At the SHURE-Vancouver event, executives from U of Alberta, UFV Properties Development Corporation, Simon Fraser University, and Greystar Brainstormed on How to Align Higher Education Real Estate Needs with Government Funding.

Aligning Higher Education Real Estate Goals with Government Funding Priorities in Canada: SHURE Vancouver Panel Attempts to Connect the Dots

April 6, 2024

SHURE Initiative

The Canadian federal government's student visa cap has created a new challenge for higher education institutions, which have become accustomed to the capital inflows accompanying international students. Higher education institutions, which have historically sought funding from the federal government, are looking at new ways to align with these funding sources, given the tapering of new international students and their revenues.

As such, The SHURE Initiative convened a high-level session of post-secondary stakeholders on March 26 in Vancouver to brainstorm creative capital raising.

Gary Morrison, Chief Executive Officer, UFV Properties Development Corporation

"The Government has a lot of competing priorities," according to Gary Morrison, who recently took on the CEO role at UFV Properties Trust. "However, B.C. Builds has just been launched, which has loosened up some of the income criteria to make funding for affordable housing more accessible."

Morrison participated in the SHURE-Vancouver discussion with Greg Dewling, President and Chief Executive Officer of the University of Alberta Properties Trust, Jennifer Sanguinetti, AVP of Facilities and Campus Planning of Simon Fraser University, and Jared Everett, Managing Director of University Partnerships at Greystar.

Jared Everett, Managing Director, University Partnerships, Greystar

Jared Everett, who previously worked in higher education before moving into the private sector, noted the challenge of securing capital from government agencies and raised the importance of being strategic with university resources.

"It was more strategic. It was about financial resources or the lack of financial resources. We waited for decades for the state or federal governments to have funding come down the river, and we kept waiting for that money to come down the river, but it never did. And so our campus continued to age," Everett told the audience.

Greg Dewling, President and Chief Executive Officer, University of Alberta Properties Trust

Greg Dewling of the University of Alberta Properties Trust is currently actively managing 300 acres of development on the South Campus of the University of Alberta, the second largest landholder in Alberta, just behind the Government of Alberta. Dewling joked that due to funding challenges, the University of Alberta Properties Trust would not "exist if there was enough funding." Dewling said the recently announced student visa cap makes his job and others in higher education more challenging. According to Dewling, the post-secondary education arena is heavily regulated, and the math needs to be revised.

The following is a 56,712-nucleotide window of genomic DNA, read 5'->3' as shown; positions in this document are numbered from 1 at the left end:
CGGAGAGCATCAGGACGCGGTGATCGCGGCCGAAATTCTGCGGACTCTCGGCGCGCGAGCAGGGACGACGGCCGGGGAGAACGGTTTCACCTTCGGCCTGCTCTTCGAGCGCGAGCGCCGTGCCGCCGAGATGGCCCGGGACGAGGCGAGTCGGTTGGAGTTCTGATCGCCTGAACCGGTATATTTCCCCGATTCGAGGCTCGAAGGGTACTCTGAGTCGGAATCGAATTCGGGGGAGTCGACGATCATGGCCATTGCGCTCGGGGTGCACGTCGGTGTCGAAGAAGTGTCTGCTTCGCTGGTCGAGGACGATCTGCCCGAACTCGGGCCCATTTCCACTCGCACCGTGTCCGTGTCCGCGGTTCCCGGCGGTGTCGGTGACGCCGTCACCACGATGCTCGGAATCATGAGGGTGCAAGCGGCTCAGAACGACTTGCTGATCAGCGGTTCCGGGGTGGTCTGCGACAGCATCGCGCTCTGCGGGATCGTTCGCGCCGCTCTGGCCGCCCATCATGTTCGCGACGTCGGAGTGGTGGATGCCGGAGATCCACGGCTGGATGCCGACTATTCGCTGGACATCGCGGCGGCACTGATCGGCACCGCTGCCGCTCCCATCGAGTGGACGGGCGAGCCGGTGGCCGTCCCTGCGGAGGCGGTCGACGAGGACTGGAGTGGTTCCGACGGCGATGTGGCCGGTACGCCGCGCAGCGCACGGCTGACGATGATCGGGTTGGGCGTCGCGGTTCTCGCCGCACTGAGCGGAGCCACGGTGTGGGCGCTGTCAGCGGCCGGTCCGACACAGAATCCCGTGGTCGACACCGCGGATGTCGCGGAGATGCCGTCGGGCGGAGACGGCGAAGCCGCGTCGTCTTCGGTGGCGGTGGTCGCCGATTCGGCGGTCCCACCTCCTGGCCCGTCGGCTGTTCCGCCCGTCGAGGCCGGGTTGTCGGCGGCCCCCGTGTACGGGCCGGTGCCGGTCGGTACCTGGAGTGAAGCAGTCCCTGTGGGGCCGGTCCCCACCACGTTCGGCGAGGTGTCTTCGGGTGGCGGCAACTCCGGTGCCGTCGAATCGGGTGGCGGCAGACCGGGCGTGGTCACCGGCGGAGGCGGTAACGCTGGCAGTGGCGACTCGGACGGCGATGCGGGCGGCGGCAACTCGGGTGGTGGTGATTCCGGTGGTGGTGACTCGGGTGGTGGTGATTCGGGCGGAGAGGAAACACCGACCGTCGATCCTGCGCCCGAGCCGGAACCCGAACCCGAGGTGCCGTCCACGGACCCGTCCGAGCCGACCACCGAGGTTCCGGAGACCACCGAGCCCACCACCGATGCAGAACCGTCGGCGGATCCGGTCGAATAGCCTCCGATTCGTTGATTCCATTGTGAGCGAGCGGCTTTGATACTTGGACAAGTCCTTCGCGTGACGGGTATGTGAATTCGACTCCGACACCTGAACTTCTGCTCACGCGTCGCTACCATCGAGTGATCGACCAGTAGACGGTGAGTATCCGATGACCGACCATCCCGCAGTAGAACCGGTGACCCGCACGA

"The market will dictate what your operating costs are, and so your tuition never ever meets your operating costs," according to Dewling. "And, then the government comes along and says, there's a fixed amount of taxpayer income that we're going to allocate to the post-secondary arena that never makes up for the difference, and now the federal government has come along politely and said, oh, by the way, where you can actually make up some money, we're going to cap that as well."

Jennifer Sanguinetti, AVP Facilities and Campus Planning, Simon Fraser

Jennifer Sanguinetti of Simon Fraser University told the SHURE audience that alignment between higher education institutions and the government is discovered through extensive relationship building.

"Finding the spots where the university's academic mission and the government's priorities are aligned is vital. Without that alignment, it doesn't matter if you desperately need a new building. If the government doesn't really care, they're not going to fund it," said Sanguinetti.

"The government relations team is critical in this, and their ability to read the room at the political level is absolutely critical. Without that, you're not getting anything," according to Sangiunetti.

Gary Morrison cautioned against rushing new development to appease the Canadian housing crisis.

"We can't just throw up quick, cheap housing because that will be a disaster in the long term," said Morrison. "So, I'll be nudging the government to think about long-term social sustainability, livability, and the cost of living over the property's life cycle and to see if they'll explore funding things like that."

Everett of Greystar concluded the session, noting that equity investors are now more interested in on-campus relationships than in prior years.

"10 years ago on campus maybe seemed a little bit more risky because you had a ground lease instead of fee simple or you had another partner who was telling you what the rents needed to be, and you had that risk, and now, you know, just with the cycles, it's a complete flip," concluded Everett.


Related SHURE Event: SHURE: International Outlook and Industry Collaboration – May 9, Washington, D.C.

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